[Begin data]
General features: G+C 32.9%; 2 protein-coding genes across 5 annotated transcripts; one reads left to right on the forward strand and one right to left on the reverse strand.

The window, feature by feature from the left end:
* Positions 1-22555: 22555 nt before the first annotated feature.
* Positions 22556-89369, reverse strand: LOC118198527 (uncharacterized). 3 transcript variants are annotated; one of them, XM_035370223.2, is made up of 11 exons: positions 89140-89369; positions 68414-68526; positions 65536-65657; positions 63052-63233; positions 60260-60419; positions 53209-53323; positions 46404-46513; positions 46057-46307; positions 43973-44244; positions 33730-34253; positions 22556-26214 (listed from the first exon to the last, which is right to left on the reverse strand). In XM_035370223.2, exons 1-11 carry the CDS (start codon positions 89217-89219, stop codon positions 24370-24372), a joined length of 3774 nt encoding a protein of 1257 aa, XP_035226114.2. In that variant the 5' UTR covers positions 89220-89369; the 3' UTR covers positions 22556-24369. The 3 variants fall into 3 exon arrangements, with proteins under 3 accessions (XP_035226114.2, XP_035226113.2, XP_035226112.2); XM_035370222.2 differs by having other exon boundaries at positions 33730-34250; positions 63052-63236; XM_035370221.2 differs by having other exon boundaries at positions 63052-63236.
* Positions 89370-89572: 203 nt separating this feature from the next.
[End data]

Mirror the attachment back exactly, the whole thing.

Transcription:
General features: G+C 32.9%; 2 protein-coding genes across 5 annotated transcripts; one reads left to right on the forward strand and one right to left on the reverse strand.

The window, feature by feature from the left end:
* Positions 1-22555: 22555 nt before the first annotated feature.
* Positions 22556-89369, reverse strand: LOC118198527 (uncharacterized). 3 transcript variants are annotated; one of them, XM_035370223.2, is made up of 11 exons: positions 89140-89369; positions 68414-68526; positions 65536-65657; positions 63052-63233; positions 60260-60419; positions 53209-53323; positions 46404-46513; positions 46057-46307; positions 43973-44244; positions 33730-34253; positions 22556-26214 (listed from the first exon to the last, which is right to left on the reverse strand). In XM_035370223.2, exons 1-11 carry the CDS (start codon positions 89217-89219, stop codon positions 24370-24372), a joined length of 3774 nt encoding a protein of 1257 aa, XP_035226114.2. In that variant the 5' UTR covers positions 89220-89369; the 3' UTR covers positions 22556-24369. The 3 variants fall into 3 exon arrangements, with proteins under 3 accessions (XP_035226114.2, XP_035226113.2, XP_035226112.2); XM_035370222.2 differs by having other exon boundaries at positions 33730-34250; positions 63052-63236; XM_035370221.2 differs by having other exon boundaries at positions 63052-63236.
* Positions 89370-89572: 203 nt separating this feature from the next.